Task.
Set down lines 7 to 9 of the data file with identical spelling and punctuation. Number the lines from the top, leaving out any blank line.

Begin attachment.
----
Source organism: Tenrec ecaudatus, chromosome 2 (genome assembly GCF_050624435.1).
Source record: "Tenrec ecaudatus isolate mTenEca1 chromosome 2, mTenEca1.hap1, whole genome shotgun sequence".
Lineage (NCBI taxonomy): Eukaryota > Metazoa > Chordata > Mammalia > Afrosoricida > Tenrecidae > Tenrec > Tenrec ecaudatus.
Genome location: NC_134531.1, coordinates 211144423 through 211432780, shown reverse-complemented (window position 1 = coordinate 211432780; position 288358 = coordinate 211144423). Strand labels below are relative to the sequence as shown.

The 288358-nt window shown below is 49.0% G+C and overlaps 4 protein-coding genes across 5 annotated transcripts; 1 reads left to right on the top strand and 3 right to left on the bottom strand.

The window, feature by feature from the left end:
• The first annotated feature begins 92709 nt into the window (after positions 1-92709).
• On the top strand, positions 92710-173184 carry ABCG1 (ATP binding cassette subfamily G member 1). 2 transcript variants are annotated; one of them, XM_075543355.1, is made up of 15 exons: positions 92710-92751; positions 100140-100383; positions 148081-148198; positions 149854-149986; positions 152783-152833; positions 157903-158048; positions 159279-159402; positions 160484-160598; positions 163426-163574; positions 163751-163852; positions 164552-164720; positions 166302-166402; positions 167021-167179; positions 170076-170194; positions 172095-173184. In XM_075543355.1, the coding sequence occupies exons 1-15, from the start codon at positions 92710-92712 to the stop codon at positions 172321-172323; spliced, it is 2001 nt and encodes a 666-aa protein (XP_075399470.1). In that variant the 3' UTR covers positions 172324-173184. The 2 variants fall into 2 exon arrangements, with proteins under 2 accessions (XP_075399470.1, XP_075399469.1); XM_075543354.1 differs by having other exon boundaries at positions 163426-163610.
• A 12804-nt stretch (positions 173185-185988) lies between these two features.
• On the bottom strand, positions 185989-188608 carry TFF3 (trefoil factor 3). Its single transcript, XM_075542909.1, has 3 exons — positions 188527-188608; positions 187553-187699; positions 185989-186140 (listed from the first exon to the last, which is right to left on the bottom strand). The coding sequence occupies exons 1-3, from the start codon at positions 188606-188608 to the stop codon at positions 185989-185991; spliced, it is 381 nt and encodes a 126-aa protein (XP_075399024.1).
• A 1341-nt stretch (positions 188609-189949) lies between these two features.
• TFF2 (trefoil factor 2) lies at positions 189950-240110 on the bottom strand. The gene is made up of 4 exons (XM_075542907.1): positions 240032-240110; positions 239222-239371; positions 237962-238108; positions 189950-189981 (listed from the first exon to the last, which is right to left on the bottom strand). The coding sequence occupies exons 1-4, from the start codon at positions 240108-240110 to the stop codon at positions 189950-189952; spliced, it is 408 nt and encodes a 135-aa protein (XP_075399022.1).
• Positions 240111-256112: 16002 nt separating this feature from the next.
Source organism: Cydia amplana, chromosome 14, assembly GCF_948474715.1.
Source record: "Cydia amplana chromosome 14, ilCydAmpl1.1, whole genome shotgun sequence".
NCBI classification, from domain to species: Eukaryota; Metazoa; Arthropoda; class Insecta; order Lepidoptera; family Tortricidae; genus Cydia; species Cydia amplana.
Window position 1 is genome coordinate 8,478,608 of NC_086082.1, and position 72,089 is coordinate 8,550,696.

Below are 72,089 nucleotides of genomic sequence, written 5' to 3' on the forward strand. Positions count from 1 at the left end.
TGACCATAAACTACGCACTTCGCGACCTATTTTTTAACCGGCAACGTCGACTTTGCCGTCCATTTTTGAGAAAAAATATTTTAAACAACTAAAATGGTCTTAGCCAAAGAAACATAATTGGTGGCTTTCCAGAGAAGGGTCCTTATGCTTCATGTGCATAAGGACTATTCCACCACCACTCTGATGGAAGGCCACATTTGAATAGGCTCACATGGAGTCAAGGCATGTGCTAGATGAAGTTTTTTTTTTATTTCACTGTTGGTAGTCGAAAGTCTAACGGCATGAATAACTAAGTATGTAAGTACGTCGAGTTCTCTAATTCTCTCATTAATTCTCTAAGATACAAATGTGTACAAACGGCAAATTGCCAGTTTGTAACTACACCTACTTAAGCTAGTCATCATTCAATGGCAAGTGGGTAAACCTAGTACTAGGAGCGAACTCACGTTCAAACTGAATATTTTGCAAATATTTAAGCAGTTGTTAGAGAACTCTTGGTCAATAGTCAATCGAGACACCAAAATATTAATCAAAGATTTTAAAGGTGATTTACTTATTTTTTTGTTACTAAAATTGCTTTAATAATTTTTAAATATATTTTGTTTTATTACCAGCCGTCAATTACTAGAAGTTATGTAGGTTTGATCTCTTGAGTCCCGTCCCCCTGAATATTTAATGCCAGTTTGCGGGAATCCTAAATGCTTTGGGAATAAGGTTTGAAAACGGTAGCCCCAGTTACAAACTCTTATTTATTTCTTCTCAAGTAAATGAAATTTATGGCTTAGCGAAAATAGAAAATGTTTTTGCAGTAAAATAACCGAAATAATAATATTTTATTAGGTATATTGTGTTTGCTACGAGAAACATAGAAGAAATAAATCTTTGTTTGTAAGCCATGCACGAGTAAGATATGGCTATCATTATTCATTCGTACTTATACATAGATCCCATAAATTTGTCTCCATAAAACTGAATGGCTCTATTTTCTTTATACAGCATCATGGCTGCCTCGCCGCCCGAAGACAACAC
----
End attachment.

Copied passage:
• The first annotated feature begins 92709 nt into the window (after positions 1-92709).
• On the top strand, positions 92710-173184 carry ABCG1 (ATP binding cassette subfamily G member 1). 2 transcript variants are annotated; one of them, XM_075543355.1, is made up of 15 exons: positions 92710-92751; positions 100140-100383; positions 148081-148198; positions 149854-149986; positions 152783-152833; positions 157903-158048; positions 159279-159402; positions 160484-160598; positions 163426-163574; positions 163751-163852; positions 164552-164720; positions 166302-166402; positions 167021-167179; positions 170076-170194; positions 172095-173184. In XM_075543355.1, the coding sequence occupies exons 1-15, from the start codon at positions 92710-92712 to the stop codon at positions 172321-172323; spliced, it is 2001 nt and encodes a 666-aa protein (XP_075399470.1). In that variant the 3' UTR covers positions 172324-173184. The 2 variants fall into 2 exon arrangements, with proteins under 2 accessions (XP_075399470.1, XP_075399469.1); XM_075543354.1 differs by having other exon boundaries at positions 163426-163610.
• A 12804-nt stretch (positions 173185-185988) lies between these two features.